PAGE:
Gholz, an associate professor at the LBJ School of Public Affairs at the University of Texas at Austin, argues that neutral states can sometimes actually benefit economically from foreign tension and even war:

governments in wartime transfer resources from normal production into the war effort, which means that the belligerents’ domestic economy produces less of value for nonmilitary consumers, fewer capital goods to prepare for future domestic production, and fewer export products.

The result is a near-term gap between demand for goods and services and domestic supply—a gap that is typically filled by imports from international markets.

Not every foreign country is well positioned to take advantage of the mobilization-induced consumption binge, but, on net, because belligerent (or scared) economies increase their overall consumption, neutral countries enjoy an economic benefit.

The paper is not a brief for a U.S. policy of instigating foreign conflict, of course: we all recoil from the horrors of war, and any economic benefit that the United States might gain from foreign tension would be relatively small. But the current U.S. strategy’s emphasis on military activism and forward presence is built on the assumption that scaling back U.S. military commitments would hurt the American economy, and that assumption is not justified. There is no reason for the United States to pay direct costs – the costs of our forward military strategy – for a phantom economic benefit.

When presenting the award to Gholz, Professor Lloyd Gruber from the London School of Economics and Political Science, chair of the award committee, lauded the “well-argued, punchy, and provocative” paper:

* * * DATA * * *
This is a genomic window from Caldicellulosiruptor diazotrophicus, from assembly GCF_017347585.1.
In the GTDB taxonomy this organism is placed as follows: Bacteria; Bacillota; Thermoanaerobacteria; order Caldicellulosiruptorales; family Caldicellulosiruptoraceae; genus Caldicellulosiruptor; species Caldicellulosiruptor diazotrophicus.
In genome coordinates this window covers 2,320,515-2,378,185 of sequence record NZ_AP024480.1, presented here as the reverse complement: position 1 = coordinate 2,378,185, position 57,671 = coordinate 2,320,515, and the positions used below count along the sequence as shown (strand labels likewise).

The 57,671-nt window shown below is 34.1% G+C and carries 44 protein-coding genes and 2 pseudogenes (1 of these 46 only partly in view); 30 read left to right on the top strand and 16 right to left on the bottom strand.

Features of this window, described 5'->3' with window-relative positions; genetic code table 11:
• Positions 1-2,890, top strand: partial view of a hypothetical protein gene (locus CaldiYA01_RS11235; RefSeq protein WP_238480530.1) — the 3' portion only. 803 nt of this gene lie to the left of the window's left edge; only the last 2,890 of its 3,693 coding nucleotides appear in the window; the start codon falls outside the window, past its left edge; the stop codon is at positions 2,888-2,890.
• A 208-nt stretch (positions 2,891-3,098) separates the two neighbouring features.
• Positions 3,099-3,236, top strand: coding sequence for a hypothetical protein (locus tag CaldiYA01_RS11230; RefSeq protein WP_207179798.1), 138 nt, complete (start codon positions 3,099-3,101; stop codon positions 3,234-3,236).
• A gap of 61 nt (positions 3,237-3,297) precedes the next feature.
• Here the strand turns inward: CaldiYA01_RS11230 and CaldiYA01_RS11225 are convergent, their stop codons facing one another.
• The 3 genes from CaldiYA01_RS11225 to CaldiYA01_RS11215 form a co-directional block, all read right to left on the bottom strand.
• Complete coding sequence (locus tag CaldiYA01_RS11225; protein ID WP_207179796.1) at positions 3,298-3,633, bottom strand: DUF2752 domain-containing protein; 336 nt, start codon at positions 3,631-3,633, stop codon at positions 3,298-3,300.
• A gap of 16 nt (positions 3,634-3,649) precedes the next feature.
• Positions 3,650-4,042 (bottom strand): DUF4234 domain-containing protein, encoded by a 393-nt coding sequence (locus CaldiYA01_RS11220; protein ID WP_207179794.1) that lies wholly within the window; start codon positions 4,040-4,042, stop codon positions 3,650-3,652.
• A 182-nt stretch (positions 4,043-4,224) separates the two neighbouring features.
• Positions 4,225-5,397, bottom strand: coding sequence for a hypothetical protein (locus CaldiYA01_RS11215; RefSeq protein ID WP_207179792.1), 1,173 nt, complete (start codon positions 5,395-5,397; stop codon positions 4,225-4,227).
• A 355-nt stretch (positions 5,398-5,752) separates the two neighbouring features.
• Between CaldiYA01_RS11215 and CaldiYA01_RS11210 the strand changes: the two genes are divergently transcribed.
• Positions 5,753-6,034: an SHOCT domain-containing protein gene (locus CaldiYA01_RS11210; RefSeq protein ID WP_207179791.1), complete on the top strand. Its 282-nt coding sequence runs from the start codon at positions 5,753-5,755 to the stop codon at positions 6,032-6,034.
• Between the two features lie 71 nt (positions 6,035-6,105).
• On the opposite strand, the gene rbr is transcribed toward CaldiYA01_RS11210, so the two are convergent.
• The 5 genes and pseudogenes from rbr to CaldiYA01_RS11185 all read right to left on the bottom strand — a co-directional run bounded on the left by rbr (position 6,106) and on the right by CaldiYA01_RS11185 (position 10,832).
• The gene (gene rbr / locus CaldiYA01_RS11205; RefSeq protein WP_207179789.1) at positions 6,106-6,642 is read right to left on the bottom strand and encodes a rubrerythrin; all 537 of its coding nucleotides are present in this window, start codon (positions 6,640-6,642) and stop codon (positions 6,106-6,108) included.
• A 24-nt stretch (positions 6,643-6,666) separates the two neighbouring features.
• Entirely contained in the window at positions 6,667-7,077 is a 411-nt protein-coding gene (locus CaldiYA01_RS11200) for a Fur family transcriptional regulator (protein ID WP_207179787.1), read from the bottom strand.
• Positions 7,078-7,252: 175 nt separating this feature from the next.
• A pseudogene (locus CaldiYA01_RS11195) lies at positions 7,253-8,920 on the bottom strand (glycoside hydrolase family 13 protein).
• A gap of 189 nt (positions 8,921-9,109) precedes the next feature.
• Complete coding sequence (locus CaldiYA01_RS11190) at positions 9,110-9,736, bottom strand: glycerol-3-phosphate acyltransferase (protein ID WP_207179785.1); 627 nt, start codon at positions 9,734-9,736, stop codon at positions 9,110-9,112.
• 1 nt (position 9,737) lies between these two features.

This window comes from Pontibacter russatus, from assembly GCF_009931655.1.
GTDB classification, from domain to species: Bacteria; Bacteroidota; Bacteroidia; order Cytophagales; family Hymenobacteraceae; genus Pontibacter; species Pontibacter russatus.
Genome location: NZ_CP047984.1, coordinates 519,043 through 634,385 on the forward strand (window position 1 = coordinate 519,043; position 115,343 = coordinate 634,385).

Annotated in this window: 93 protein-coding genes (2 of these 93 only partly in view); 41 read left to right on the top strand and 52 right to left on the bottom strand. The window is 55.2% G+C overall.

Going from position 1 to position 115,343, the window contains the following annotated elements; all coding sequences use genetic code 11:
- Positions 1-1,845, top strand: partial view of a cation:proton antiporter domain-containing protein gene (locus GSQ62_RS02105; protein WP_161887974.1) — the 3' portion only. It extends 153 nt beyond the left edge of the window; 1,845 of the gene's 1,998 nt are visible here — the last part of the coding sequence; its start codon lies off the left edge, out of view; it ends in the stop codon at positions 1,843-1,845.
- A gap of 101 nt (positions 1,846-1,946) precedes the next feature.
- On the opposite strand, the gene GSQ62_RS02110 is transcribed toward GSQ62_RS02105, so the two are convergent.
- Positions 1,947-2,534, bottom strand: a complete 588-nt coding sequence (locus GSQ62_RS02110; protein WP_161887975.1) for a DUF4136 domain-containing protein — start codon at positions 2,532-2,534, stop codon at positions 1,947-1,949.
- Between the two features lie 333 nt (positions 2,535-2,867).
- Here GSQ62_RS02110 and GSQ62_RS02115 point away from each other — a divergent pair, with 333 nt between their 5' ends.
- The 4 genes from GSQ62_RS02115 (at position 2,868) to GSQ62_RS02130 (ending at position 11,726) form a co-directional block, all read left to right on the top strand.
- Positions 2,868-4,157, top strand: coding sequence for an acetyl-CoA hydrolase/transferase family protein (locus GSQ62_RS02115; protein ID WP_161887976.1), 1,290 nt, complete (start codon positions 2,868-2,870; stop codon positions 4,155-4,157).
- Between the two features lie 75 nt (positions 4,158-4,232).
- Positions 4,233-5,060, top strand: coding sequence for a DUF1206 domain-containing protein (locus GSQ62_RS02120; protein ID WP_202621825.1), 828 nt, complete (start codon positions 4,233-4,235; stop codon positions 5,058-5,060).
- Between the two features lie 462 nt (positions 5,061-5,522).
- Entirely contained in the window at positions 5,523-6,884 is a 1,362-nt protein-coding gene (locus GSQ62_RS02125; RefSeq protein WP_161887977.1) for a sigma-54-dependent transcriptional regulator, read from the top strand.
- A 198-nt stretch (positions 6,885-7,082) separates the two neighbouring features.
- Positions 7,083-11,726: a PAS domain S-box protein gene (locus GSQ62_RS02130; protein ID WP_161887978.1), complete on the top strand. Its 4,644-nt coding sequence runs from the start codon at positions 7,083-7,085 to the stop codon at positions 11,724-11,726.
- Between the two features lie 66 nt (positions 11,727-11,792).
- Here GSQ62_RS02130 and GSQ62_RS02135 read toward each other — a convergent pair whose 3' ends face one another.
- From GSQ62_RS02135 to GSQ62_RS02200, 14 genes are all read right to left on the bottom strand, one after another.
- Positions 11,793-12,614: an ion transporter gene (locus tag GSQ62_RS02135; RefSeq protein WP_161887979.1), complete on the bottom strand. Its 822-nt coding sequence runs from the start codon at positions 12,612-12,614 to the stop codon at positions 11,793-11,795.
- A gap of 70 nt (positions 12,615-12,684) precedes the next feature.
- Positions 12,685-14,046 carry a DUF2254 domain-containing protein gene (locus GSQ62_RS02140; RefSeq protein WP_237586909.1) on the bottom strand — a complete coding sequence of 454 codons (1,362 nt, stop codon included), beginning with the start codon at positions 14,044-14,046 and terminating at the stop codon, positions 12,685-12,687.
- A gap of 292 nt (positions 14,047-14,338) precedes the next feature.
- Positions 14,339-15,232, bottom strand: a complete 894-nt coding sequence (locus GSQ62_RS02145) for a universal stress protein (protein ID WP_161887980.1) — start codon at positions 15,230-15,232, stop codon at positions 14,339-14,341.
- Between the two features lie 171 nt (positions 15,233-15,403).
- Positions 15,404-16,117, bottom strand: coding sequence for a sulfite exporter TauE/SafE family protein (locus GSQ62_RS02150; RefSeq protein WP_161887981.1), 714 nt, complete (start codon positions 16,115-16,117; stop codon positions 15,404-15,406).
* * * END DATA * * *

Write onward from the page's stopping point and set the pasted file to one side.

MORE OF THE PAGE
Using historical examples and reasoning by analogy—the paper likens the effects of the consumption booms that accompany war-fighting to the effects of the peacetime demand shock that would occur if millions of Chinese consumers were to decide to purchase new automobiles at the same time—Gholz makes a compelling case. …His paper is a consumption boom for the reader.

The book in which Gholz’s paper appears can be found here.

TTIP: Battle for the Soul of Trade Policy?

In today’s Cato Online Forum essay, the AFL-CIO’s Celeste Drake asserts that labor unions are not opposed to trade per se, but to neo-liberal trade deals that only benefit corporate entities. Drake argues that the Transatlantic Trade and Investment Partnership offers a good opportunity to change the nature of trade agreements to include progressive, standard-raising provisions that promote inclusive growth and shared prosperity. She concludes: